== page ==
Aid civil society for a ‘Cuba without shackles’

cuba - civil rightsOver the past 30 to 40 years, Latin America has experienced a series of political transitions to governments chosen by the people, open to information, and to democracy. This has since been the policy of the United States toward Latin America, says Jaime Suchlicki, Director of the University of Miami’s Institute for Cuban and Cuban-American Studies.

The United States’ strategy toward Cuba is the same it employed in Eastern Europe and the Soviet Union during the Cold War. Cuba is an enemy state; it supports terrorism, traffics in humans disguised as humanitarian programs that send reluctant doctors, nurses and workers overseas. Cuba is a friend of Iran, Syria, North Korea, Russia, and, of course, Venezuela.

To assume that the United States will change its policies without first obtaining concessions from Cuba shows a lack of understanding of international relations. For the U.S. to change its Cuba policy, Cuba has to change too…..The issue at hand is that the Cuban regime refuses to provide concrete and real concessions. But then again, no totalitarian government is willing to offer concessions that lead to their demise such as uncensored Internet access, open political processes, or free elections.

For example, in Chile General Pinochet was willing to carry out a popular referendum which he lost and as a consequence opened the democratic process. General Raul Castro’s government is not willing to do so……

What does the Cuban government want? Raul Castro’s government wants:

  1. The unilateral ending of all travel restrictions.
  2. Access to more credits to purchase products in the U.S. and in other countries.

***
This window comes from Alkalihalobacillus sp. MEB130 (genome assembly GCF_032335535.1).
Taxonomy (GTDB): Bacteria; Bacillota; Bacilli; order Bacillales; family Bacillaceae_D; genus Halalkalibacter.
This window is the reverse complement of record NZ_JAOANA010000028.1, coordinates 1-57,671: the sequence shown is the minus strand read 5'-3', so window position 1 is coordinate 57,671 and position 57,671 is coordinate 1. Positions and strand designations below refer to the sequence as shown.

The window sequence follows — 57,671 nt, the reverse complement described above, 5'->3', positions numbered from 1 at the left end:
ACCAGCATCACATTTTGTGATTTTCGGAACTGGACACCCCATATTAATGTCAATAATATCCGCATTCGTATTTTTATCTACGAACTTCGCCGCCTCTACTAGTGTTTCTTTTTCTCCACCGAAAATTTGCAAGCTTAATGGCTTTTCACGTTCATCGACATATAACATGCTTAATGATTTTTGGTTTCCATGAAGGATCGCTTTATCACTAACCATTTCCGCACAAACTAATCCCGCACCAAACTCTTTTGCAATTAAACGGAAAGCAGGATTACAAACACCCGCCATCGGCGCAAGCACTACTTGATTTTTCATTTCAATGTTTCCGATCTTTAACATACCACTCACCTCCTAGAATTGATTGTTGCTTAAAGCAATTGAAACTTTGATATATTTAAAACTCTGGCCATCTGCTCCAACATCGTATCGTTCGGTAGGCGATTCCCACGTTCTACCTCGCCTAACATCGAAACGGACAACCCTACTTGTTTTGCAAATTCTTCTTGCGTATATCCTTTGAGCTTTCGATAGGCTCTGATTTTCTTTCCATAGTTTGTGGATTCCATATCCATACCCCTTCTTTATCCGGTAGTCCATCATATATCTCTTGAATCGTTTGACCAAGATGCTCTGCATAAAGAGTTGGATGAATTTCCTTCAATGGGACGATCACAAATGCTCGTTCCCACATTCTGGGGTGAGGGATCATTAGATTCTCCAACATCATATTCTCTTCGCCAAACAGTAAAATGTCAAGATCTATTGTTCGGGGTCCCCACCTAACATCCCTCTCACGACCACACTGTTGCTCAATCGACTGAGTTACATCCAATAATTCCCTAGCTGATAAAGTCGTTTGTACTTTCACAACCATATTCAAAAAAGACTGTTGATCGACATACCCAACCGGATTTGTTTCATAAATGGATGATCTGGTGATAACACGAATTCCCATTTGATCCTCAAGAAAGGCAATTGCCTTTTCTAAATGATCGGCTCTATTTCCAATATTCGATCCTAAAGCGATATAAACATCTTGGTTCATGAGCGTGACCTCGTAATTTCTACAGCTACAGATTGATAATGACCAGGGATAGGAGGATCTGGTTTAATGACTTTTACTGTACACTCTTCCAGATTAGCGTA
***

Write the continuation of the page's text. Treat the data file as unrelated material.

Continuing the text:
Yet Cuba has not repaid credits provided by Venezuela, France, Spain, and even the former Soviet Union, among other countries. Cuba is not willing to open the political process, allow uncensored Internet access, or change the political system in exchange for these concessions.

Cuba is not isolated; instead it has partnered all over the world with its allies Venezuela, China, Russia and Iran. The Castro brothers do not want the U.S. involved in Cuba’s internal affairs.

Let’s take a look at the efforts from outside of Cuba to promote real change. We have to begin by remembering during the Cold War, the U.S. promoted several activities in Eastern Europe and the Soviet Union:

  1. Radio Free Europe
  2. Smuggling information inside Russia, and Eastern Europe
  3. Support for Poland’s Solidarity movement
  4. Support for Poland’s Catholic Church.

In fact, I do not recall any Eastern European exile saying, “I want all restrictions lifted so I can invest in Poland,” or “I want to send more packages there,” or “I want more tourists to travel to Poland because they are going to change the system.”

To those who think American tourism is going to change Cuba, I propose to open a travel agency to send tourists to North Korea. No one thinks that tourists will make a difference there so why would they make a difference in Cuba?……

Another important topic that should be discussed and publicized is the exploitation of the Cuban worker by the State and by foreign companies. Cubans are modern day slaves of foreign investors and the Castro government. Foreign companies pay the Cuban government in hard currency and the government pays the workers in convertible pesos, keeping 90% of the foreign payments.

Why doesn’t the United Nations or the American government condemn this practice? Why don’t they point out that only fair skinned Cubans are hired by foreign companies? Or that white, not black, Cubans receive most of the Cuban-American remittances? Or where are the programs that are supposed to help black Cubans?

We should use our resources to help Cubans inside the island, to help the civil society, penetrate the political systems and provide information. …I find it ironic that some Cuban-American entrepreneurs that have made money in the U.S., and benefited from a free society, rule of law and democracy, are embracing insignificant economic changes in Cuba, in the hope that it will lead to a political change; even when it means engaging with the current system.